Strange behavior

Discussion in 'Python' started by light1quark@gmail.com, Aug 14, 2012.

  1. Guest

    Hi, I am migrating from PHP to Python and I am slightly confused.

    I am making a function that takes a startingList, finds all the strings in the list that begin with 'x', removes those strings and puts them into a xOnlyList.

    However if you run the code you will notice only one of the strings beginning with 'x' is removed from the startingList.
    If I comment out 'startingList.remove(str);' the code runs with both strings beginning with 'x' being put in the xOnlyList.
    Using the print statement I noticed that the second string that begins with 'x' isn't even identified by the function. Why does this happen?

    def testFunc(startingList):
    xOnlyList = [];
    for str in startingList:
    if (str[0] == 'x'):
    print str;
    xOnlyList.append(str)
    startingList.remove(str) #this seems to be the problem
    print xOnlyList;
    print startingList
    testFunc(['xasd', 'xjkl', 'sefwr', 'dfsews'])

    #Thanks for your help!
    , Aug 14, 2012
    #1
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  2. writes:

    > However if you run the code you will notice only one of the strings
    > beginning with 'x' is removed from the startingList.


    >
    > def testFunc(startingList):
    > xOnlyList = [];
    > for str in startingList:
    > if (str[0] == 'x'):
    > print str;
    > xOnlyList.append(str)
    > startingList.remove(str) #this seems to be the problem
    > print xOnlyList;
    > print startingList
    > testFunc(['xasd', 'xjkl', 'sefwr', 'dfsews'])
    >
    > #Thanks for your help!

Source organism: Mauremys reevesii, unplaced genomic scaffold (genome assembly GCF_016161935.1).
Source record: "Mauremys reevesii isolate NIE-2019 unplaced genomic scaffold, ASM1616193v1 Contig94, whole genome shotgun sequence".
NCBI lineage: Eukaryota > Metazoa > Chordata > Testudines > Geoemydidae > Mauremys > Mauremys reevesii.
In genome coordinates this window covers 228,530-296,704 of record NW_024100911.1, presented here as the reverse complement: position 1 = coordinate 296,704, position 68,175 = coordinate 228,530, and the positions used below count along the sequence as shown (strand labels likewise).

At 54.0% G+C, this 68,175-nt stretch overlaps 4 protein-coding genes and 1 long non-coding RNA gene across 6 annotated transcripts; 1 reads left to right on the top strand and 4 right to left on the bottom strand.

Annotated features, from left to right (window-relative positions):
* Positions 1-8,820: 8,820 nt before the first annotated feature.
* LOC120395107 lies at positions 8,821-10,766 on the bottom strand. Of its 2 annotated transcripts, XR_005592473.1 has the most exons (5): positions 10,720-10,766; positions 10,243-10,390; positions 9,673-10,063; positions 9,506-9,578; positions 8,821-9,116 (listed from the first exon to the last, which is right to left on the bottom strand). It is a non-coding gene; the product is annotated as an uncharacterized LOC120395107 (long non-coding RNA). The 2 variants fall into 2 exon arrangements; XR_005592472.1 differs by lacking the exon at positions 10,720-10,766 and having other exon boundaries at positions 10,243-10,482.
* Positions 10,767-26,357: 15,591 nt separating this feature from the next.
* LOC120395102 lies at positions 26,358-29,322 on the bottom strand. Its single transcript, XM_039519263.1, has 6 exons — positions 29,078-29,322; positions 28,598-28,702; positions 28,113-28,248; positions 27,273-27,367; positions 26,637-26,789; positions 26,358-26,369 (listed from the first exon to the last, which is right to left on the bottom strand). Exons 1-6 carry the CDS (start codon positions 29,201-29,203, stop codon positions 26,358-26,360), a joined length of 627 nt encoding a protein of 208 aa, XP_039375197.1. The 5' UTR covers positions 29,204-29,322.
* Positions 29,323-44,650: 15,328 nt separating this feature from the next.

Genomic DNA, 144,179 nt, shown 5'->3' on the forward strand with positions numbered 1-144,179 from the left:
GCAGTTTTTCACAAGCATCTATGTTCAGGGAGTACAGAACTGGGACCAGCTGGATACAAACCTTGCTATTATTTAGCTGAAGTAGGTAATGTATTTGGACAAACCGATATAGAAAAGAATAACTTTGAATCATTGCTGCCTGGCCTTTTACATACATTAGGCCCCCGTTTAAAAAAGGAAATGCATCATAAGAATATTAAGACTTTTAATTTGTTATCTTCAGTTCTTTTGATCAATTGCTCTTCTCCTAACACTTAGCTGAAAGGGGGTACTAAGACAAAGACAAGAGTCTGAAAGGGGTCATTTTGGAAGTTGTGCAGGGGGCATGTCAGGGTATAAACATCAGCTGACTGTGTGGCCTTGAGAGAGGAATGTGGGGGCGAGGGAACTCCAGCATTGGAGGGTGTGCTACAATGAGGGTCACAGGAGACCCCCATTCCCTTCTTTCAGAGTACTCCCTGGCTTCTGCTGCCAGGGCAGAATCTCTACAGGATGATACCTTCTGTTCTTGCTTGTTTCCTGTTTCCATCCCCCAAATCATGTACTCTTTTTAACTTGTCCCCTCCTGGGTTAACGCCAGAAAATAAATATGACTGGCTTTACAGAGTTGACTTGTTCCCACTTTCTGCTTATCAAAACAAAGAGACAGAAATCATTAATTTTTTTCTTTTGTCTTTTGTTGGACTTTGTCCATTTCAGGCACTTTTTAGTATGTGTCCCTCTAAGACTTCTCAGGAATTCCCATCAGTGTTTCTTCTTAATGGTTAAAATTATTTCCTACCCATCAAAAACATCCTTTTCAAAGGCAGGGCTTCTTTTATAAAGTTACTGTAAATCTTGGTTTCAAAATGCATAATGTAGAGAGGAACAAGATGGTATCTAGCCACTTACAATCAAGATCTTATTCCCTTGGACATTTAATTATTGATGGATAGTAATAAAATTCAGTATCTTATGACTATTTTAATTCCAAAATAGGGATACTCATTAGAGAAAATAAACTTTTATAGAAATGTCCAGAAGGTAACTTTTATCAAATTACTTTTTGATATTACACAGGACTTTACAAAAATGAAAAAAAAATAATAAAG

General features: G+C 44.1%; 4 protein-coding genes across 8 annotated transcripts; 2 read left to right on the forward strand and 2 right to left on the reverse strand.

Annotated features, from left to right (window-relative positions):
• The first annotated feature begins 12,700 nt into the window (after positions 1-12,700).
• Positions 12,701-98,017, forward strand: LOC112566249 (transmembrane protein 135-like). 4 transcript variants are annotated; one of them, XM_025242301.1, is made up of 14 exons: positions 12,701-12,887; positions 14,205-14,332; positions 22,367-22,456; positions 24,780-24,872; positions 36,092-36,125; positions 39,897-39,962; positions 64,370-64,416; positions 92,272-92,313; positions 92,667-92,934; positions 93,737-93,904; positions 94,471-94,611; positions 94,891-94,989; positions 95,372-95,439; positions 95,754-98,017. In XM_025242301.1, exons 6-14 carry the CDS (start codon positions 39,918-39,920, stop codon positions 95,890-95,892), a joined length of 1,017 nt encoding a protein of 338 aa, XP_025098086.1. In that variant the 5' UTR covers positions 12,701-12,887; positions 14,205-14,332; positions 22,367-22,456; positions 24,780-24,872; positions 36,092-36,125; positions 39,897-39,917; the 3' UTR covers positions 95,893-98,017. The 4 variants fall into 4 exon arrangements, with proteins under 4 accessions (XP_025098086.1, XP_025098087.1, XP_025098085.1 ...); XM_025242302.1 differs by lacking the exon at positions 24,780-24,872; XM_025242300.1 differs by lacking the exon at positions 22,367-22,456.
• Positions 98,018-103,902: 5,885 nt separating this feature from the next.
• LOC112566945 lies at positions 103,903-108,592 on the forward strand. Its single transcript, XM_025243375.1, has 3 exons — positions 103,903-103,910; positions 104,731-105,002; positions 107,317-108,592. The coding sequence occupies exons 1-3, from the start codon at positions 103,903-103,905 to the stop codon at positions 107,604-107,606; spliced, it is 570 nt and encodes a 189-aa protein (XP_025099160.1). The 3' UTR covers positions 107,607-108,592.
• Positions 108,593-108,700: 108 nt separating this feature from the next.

Try with ['xasd', 'sefwr', 'xjkl', 'dfsews'] and you'll understand what
    happens. Also, have a look at:

    http://docs.python.org/reference/compound_stmts.html#the-for-statement

    You can't modify the list you're iterating on, better use another list
    to collect the result.

    -- Alain.

    P/S: str is a builtin, you'd better avoid assigning to it.
    Alain Ketterlin, Aug 14, 2012
    #2
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  3. Terry Reedy Guest

    On 8/14/2012 11:59 AM, Alain Ketterlin wrote:
    > writes:
    >
    >> However if you run the code you will notice only one of the strings
    >> beginning with 'x' is removed from the startingList.

    >
    >>
    >> def testFunc(startingList):
    >> xOnlyList = [];
    >> for str in startingList:
    >> if (str[0] == 'x'):
    >> print str;
    >> xOnlyList.append(str)
    >> startingList.remove(str) #this seems to be the problem
    >> print xOnlyList;
    >> print startingList
    >> testFunc(['xasd', 'xjkl', 'sefwr', 'dfsews'])
    >>
    >> #Thanks for your help!

    >
    > Try with ['xasd', 'sefwr', 'xjkl', 'dfsews'] and you'll understand what
    > happens. Also, have a look at:
    >
    > http://docs.python.org/reference/compound_stmts.html#the-for-statement
    >
    > You can't modify the list you're iterating on,


    Except he obviously did ;-).
    (Modifying set or dict raises SomeError.)

    Indeed, people routine *replace* items while iterating.

    def squarelist(lis):
    for i, n in enumerate(lis):
    lis = n*n
    return lis

    print(squarelist([0,1,2,3,4,5]))
    # [0, 1, 4, 9, 16, 25]

    Removals can be handled by iterating in reverse. This works even with
    duplicates because if the item removed is not the one tested, the one
    tested gets retested.

    def removeodd(lis):
    for n in reversed(lis):
    if n % 2:
    lis.remove(n)
    print(n, lis)

    ll = [0,1, 5, 5, 4, 5]
    removeodd(ll)
    >>>

    5 [0, 1, 5, 4, 5]
    5 [0, 1, 4, 5]
    5 [0, 1, 4]
    4 [0, 1, 4]
    1 [0, 4]
    0 [0, 4]

    > better use another list to collect the result.


    If there are very many removals, a new list will be faster, even if one